Challenge Accepted

I recently podcasted that specific challenges provide motivation for working out–especially when the will to workout is waning.

I’m there. The will is waning.

My weight-loss routine is now 6 weeks old. It’s working–which is wonderful news. My belts are looser. I can physically see a difference. It’s almost enough to make me want to rest in knowing that I’ve accomplished something. BUT, resting now would make for a pretty boring podcast… and a kind of boring life. I set out to lose weight in order to improve my agility and eventually dunk a basketball. I’ve still got a long way to go… so I need a re-up on motivation.

Enter: a challenge.

A challenge can be motivating because it’s a short-term, readily achievable goal. My long-term goal is to lose 25 pounds–which, according the plan I’m working, should take about 3 months. That’s a long time to maintain motivation. A short-term challenge provides a renewed goal that is achievable more immediately. In a sense, it provides a marker on the longer journey.

I need a challenge… and I’ve accepted one.

There are a lot of physical challenges floating around social media and the web, for sure. Some trending challenges include:

I want a challenge that will build on my longer-term goal–which is to lose weight. My simple weight-loss plan is to consume 500-1000 fewer calories per day than I expend. So I want to burn up calories to keep working towards my long-term goal. For me, running offers the most bang for my calorie-burning buck. So it’s expedient to base my challenge in running.

So here’s what I’ve devised: I’m going to log 150 miles of running within the next 30 days. The challenge is based on the simple idea that I can realistically run an average of 5 miles per day. I know I’m capable of running more, but I wanted to build in a slight cushion for days missed–when I want to lift instead of run… or just need a day off. Thereby, some days I’ll run 10 miles, some days 5… and so on.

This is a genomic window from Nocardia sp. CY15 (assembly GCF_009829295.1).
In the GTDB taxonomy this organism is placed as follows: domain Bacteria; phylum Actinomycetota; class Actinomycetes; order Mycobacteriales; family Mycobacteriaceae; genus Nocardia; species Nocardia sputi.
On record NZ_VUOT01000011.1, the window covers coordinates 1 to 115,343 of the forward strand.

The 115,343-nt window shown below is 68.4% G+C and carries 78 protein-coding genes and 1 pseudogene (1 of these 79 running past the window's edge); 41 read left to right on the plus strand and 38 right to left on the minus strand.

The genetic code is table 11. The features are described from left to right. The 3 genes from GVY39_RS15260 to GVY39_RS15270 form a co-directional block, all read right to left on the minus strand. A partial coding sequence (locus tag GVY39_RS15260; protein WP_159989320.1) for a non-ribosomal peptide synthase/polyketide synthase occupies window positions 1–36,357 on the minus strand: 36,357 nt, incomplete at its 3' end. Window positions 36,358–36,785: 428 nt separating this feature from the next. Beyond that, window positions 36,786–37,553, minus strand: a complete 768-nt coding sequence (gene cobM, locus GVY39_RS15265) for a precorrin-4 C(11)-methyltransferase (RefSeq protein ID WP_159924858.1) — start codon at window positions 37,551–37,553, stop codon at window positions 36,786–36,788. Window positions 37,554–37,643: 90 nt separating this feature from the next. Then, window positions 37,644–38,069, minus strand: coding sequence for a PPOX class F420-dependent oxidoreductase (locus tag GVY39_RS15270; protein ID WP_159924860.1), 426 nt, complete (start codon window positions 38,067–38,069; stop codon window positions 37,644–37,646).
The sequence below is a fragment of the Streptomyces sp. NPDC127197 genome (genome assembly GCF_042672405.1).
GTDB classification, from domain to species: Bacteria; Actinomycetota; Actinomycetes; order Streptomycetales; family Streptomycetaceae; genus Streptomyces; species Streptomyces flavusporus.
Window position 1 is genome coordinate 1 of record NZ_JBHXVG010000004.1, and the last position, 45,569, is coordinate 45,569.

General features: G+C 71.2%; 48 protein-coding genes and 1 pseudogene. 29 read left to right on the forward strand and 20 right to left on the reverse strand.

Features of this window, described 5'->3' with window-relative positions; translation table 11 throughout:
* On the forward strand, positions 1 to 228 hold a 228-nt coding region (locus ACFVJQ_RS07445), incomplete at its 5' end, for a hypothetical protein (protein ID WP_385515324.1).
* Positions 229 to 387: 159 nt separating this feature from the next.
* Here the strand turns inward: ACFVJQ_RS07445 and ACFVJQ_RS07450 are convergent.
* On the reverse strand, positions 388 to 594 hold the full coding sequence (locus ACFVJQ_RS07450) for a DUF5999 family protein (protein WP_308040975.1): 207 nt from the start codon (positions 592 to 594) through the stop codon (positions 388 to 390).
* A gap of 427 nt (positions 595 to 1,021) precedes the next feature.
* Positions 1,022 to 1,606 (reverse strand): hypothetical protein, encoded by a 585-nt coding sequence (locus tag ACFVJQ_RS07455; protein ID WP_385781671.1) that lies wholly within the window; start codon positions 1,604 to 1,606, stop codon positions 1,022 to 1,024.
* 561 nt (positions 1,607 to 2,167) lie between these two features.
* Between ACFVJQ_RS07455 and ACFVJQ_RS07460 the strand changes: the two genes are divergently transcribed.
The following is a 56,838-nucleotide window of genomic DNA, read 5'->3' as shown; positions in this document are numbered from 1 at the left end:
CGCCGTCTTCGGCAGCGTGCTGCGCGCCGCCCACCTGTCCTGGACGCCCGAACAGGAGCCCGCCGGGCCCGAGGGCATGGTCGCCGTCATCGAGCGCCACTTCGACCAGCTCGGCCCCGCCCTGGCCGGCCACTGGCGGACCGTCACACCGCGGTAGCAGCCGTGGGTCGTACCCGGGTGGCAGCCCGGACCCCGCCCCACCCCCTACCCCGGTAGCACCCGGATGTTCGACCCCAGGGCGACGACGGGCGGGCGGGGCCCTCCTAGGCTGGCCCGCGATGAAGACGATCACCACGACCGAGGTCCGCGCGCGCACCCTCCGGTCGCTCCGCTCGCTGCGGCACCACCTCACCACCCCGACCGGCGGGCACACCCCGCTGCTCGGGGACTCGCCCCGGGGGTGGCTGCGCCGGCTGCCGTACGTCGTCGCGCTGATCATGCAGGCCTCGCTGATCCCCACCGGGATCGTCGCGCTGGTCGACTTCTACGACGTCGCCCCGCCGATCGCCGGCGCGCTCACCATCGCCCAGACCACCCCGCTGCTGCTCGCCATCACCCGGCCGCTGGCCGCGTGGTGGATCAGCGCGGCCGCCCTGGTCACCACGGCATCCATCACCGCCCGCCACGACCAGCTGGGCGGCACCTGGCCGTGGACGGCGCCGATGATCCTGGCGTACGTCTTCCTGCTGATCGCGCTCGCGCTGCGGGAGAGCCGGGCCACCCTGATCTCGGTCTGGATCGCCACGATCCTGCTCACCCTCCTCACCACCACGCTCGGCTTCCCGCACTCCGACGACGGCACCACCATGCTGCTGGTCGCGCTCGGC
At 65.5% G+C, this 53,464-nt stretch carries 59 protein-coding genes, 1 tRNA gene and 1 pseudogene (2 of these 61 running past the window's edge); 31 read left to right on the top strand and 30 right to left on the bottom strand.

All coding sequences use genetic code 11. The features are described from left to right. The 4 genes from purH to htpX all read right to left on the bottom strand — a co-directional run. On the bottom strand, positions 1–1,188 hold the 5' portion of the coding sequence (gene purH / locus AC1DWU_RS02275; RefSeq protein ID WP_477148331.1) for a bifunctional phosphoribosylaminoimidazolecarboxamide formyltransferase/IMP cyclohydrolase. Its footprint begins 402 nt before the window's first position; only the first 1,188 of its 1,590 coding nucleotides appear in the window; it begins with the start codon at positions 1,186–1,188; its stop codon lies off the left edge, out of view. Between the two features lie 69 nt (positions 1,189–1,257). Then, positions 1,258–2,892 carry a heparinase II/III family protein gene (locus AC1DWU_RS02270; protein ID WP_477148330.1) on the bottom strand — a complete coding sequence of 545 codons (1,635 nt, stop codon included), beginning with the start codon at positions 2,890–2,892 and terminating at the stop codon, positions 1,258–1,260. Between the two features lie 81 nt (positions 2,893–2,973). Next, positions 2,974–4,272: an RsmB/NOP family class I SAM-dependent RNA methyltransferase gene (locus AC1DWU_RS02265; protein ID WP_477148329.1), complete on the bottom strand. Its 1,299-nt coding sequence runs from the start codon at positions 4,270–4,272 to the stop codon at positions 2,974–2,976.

150 miles is certainly achievable, but it’s a lofty enough goal to really supply a challenge and make me a bit uncomfortable. Which I guess is the true boon of a challenge–it causes a discomfort that moves us from our complacency. Discomfort can be good.

Is there some place you’ve settled into comfort and complacency that could use a challenge?

Published by RyanDunn

Ryan Dunn has a bunch of certificates on his desk. A few are awards for content production and marketing. Another marks his ordination as a minister. One says he’s earned a BA in English from the University of Iowa. The certificate next to that says he earned an MA in Christian Practice from Duke (with honors!). Ryan is most proud, though, of the things he’s created: The Compass Podcast, some deep content on RethinkChurch.org, a series of practical spiritual advice videos, a long-lasting marriage, and fantastic little boy. (He enjoyed A LOT of help on all of those projects, especially the last two.)

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